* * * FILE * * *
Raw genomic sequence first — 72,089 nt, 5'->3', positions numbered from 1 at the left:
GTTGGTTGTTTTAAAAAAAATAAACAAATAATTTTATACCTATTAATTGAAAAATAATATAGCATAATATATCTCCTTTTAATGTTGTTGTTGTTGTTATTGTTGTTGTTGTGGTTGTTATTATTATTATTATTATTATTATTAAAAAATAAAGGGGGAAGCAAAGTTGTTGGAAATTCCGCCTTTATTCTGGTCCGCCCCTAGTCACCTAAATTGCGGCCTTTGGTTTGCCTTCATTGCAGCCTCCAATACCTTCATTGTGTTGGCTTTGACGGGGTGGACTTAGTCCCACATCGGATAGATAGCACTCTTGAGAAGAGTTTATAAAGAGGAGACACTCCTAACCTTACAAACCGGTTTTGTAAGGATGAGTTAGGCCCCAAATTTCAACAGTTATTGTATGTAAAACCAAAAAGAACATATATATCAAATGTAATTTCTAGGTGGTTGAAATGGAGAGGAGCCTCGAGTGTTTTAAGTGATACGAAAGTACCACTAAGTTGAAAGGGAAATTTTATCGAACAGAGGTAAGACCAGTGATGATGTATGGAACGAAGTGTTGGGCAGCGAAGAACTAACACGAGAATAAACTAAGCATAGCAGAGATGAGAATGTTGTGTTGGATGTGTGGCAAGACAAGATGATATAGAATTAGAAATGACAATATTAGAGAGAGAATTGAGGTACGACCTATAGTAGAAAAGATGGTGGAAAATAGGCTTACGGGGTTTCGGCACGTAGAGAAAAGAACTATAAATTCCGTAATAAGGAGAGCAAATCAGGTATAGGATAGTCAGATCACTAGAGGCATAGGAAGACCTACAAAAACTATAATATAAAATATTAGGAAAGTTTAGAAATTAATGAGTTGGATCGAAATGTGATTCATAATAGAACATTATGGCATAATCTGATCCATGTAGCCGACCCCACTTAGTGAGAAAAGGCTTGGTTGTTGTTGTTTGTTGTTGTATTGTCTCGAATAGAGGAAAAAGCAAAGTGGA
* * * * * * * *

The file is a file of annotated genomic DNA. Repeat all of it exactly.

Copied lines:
Raw genomic sequence first — 72,089 nt, 5'->3', positions numbered from 1 at the left:
GTTGGTTGTTTTAAAAAAAATAAACAAATAATTTTATACCTATTAATTGAAAAATAATATAGCATAATATATCTCCTTTTAATGTTGTTGTTGTTGTTATTGTTGTTGTTGTGGTTGTTATTATTATTATTATTATTATTATTAAAAAATAAAGGGGGAAGCAAAGTTGTTGGAAATTCCGCCTTTATTCTGGTCCGCCCCTAGTCACCTAAATTGCGGCCTTTGGTTTGCCTTCATTGCAGCCTCCAATACCTTCATTGTGTTGGCTTTGACGGGGTGGACTTAGTCCCACATCGGATAGATAGCACTCTTGAGAAGAGTTTATAAAGAGGAGACACTCCTAACCTTACAAACCGGTTTTGTAAGGATGAGTTAGGCCCCAAATTTCAACAGTTATTGTATGTAAAACCAAAAAGAACATATATATCAAATGTAATTTCTAGGTGGTTGAAATGGAGAGGAGCCTCGAGTGTTTTAAGTGATACGAAAGTACCACTAAGTTGAAAGGGAAATTTTATCGAACAGAGGTAAGACCAGTGATGATGTATGGAACGAAGTGTTGGGCAGCGAAGAACTAACACGAGAATAAACTAAGCATAGCAGAGATGAGAATGTTGTGTTGGATGTGTGGCAAGACAAGATGATATAGAATTAGAAATGACAATATTAGAGAGAGAATTGAGGTACGACCTATAGTAGAAAAGATGGTGGAAAATAGGCTTACGGGGTTTCGGCACGTAGAGAAAAGAACTATAAATTCCGTAATAAGGAGAGCAAATCAGGTATAGGATAGTCAGATCACTAGAGGCATAGGAAGACCTACAAAAACTATAATATAAAATATTAGGAAAGTTTAGAAATTAATGAGTTGGATCGAAATGTGATTCATAATAGAACATTATGGCATAATCTGATCCATGTAGCCGACCCCACTTAGTGAGAAAAGGCTTGGTTGTTGTTGTTTGTTGTTGTATTGTCTCGAATAGAGGAAAAAGCAAAGTGGA